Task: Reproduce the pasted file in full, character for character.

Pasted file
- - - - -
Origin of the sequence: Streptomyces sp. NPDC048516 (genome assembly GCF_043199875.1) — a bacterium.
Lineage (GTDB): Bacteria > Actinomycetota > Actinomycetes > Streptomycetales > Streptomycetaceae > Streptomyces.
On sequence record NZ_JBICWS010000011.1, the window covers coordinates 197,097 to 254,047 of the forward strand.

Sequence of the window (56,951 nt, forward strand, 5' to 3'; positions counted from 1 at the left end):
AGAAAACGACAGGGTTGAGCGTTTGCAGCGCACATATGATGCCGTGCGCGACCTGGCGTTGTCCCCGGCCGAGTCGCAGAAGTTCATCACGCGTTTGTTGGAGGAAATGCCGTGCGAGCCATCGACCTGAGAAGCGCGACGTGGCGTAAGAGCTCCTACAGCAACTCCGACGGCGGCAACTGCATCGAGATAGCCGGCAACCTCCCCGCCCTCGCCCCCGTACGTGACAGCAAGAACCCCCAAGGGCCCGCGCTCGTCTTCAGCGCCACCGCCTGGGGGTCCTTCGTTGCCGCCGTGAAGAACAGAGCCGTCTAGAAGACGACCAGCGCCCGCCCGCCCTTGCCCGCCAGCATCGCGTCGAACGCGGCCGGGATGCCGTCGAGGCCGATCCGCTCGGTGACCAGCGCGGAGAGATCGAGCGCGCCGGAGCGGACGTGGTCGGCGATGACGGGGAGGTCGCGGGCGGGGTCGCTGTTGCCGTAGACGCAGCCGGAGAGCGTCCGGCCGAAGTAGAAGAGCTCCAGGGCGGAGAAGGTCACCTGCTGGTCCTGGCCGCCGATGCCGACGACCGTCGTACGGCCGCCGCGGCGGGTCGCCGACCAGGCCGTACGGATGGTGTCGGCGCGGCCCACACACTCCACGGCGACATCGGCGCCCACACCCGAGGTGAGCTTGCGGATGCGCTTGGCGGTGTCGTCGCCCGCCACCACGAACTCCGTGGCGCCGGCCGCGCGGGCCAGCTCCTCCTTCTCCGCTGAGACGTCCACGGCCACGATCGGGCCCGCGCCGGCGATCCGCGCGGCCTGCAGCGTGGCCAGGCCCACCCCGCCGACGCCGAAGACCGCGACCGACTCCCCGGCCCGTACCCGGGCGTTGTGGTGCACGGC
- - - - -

Origin of the sequence: Streptomyces sp. NPDC048516 (genome assembly GCF_043199875.1) — a bacterium.
Lineage (GTDB): Bacteria > Actinomycetota > Actinomycetes > Streptomycetales > Streptomycetaceae > Streptomyces.
On sequence record NZ_JBICWS010000011.1, the window covers coordinates 197,097 to 254,047 of the forward strand.

Sequence of the window (56,951 nt, forward strand, 5' to 3'; positions counted from 1 at the left end):
AGAAAACGACAGGGTTGAGCGTTTGCAGCGCACATATGATGCCGTGCGCGACCTGGCGTTGTCCCCGGCCGAGTCGCAGAAGTTCATCACGCGTTTGTTGGAGGAAATGCCGTGCGAGCCATCGACCTGAGAAGCGCGACGTGGCGTAAGAGCTCCTACAGCAACTCCGACGGCGGCAACTGCATCGAGATAGCCGGCAACCTCCCCGCCCTCGCCCCCGTACGTGACAGCAAGAACCCCCAAGGGCCCGCGCTCGTCTTCAGCGCCACCGCCTGGGGGTCCTTCGTTGCCGCCGTGAAGAACAGAGCCGTCTAGAAGACGACCAGCGCCCGCCCGCCCTTGCCCGCCAGCATCGCGTCGAACGCGGCCGGGATGCCGTCGAGGCCGATCCGCTCGGTGACCAGCGCGGAGAGATCGAGCGCGCCGGAGCGGACGTGGTCGGCGATGACGGGGAGGTCGCGGGCGGGGTCGCTGTTGCCGTAGACGCAGCCGGAGAGCGTCCGGCCGAAGTAGAAGAGCTCCAGGGCGGAGAAGGTCACCTGCTGGTCCTGGCCGCCGATGCCGACGACCGTCGTACGGCCGCCGCGGCGGGTCGCCGACCAGGCCGTACGGATGGTGTCGGCGCGGCCCACACACTCCACGGCGACATCGGCGCCCACACCCGAGGTGAGCTTGCGGATGCGCTTGGCGGTGTCGTCGCCCGCCACCACGAACTCCGTGGCGCCGGCCGCGCGGGCCAGCTCCTCCTTCTCCGCTGAGACGTCCACGGCCACGATCGGGCCCGCGCCGGCGATCCGCGCGGCCTGCAGCGTGGCCAGGCCCACCCCGCCGACGCCGAAGACCGCGACCGACTCCCCGGCCCGTACCCGGGCGTTGTGGTGCACGGC